This selection snafu looks poised to evoke greater repercussions in the future: foreign teams may no longer consider turning local as an option, seeing how the Super Reds had been snubbed despite being prepared for the new season and having already formed the team; potential new local football clubs and their investors will be discouraged by the authorities’ disinterest in supporting new local teams; local footballing talents will be further discouraged to see football as a viable career path; or perhaps worse, the development of a perception that S-league and FAS’s ultimate goal is simply to get foreign talents to be naturalised for the national team.

I can only hope that FAS and the S-league would open up an unprecedented 13th slot for Yishun Super Reds FC and prove the prevailing perception wrong.

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Foreign faux pas

(TODAY, VOICES, 21 Jan 2010)

EARLIER this week, the Football Association of Singapore (FAS) unveiled the two teams that will complete the lineup for the 2010 Great Eastern-Yeo’s S-League: French side Etoile FC and Beijing Guo’an.

Foreign clubs in general have not performed well in Singapore. Sinchi FC, the first foreign club allowed into the S-League, withdrew after three years after they were punished for the indiscipline of their players on the pitch. Liaoning Guangyuan was engaged in a match-fixing scandal in 2007. Brunei DPMM were withdrawn from the league competition five games before the end of the last season. Sporting Afrique was involved in a salary dispute which drew international attention of the wrong sort.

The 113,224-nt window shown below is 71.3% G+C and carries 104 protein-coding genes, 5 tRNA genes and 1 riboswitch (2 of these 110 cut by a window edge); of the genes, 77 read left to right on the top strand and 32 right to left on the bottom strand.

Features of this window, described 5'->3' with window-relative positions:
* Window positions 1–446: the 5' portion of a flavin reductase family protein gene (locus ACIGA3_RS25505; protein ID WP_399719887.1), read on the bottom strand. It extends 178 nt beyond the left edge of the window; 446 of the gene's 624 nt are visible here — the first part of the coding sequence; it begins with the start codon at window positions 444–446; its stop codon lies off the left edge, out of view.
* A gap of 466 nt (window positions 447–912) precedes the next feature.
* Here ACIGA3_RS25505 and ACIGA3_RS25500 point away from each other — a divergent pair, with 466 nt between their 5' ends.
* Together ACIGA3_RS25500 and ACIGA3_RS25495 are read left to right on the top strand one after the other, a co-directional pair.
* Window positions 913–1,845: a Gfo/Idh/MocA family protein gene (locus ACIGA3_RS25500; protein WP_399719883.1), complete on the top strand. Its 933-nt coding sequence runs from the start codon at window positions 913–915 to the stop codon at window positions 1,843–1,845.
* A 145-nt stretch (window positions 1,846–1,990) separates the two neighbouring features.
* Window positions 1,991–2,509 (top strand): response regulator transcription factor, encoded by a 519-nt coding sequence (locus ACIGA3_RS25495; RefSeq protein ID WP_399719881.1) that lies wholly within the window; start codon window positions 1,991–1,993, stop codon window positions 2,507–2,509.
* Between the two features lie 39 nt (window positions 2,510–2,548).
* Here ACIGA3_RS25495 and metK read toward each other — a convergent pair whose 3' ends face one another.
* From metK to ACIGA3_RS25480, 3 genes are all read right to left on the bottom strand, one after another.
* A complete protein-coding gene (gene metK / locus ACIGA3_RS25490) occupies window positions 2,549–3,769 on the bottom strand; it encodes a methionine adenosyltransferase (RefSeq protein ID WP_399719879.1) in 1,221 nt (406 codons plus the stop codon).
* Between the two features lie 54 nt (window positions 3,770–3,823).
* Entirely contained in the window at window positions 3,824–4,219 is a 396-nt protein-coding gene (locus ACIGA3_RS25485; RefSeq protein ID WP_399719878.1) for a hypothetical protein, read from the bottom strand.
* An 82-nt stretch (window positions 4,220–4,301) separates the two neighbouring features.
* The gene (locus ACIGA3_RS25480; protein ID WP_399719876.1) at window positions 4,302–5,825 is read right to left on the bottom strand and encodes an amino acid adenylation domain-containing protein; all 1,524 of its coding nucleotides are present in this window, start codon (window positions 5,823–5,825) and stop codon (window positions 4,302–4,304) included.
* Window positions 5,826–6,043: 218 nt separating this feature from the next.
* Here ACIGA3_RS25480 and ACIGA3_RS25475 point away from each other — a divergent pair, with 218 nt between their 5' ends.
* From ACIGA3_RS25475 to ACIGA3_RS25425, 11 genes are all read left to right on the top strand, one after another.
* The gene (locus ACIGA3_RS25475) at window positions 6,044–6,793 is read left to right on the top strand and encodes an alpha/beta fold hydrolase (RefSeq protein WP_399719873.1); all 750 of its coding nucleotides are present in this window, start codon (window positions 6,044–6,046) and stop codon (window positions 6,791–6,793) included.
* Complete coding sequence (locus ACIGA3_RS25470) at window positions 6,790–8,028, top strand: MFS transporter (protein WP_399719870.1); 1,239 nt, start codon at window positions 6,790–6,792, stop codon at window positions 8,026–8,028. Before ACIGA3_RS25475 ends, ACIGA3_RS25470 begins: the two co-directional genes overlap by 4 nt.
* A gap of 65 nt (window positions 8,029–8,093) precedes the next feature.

Have you heard of any top-class leagues elsewhere in the world where they switch teams around every other season?

Having one or two foreign teams is okay, as they give us a platform to see if we are up to par, but having too many foreign teams in Singapore will not improve the standard of football here. On the contrary, many may instead choose to stop following the S-League. Will locals want to watch a match-up between Beijing Guo’an and Albirex? Or Albirex versus Etoile?

While bringing in foreign talent may work for table tennis, having foreign-based teams play here for one or two seasons before they wave goodbye is not the way to go. How are we to breed local talent if half the league consists of itinerant foreigners?

The foreign-based clubs mainly use their squads here as satellite bases to test youngsters or as a reserve team, and thus have more financial stability than most of the local teams, which struggle to make ends meet.

Local football will not thrive unless the FAS pumps in more resources and finance into breeding a whole new bunch of footballing talent. We need better infrastructure and more playing fields.

I’m honestly worried about the future of the local league. Already national players like Baihakki Khaizan and bad boy and fan favourite Noh Alam Shah have left to flaunt their skills in the Liga Indonesia.

It’s been too long a time since local greats like Fandi Ahmad and V Sundramoorthy lit up the footballing scene. Meanwhile, many of us fans are fed up with appalling performances and unrealistic targets – think Goal 2010 – set. The latest developments will not improve standards or increase crowds.

Aaron Wee Jun Jie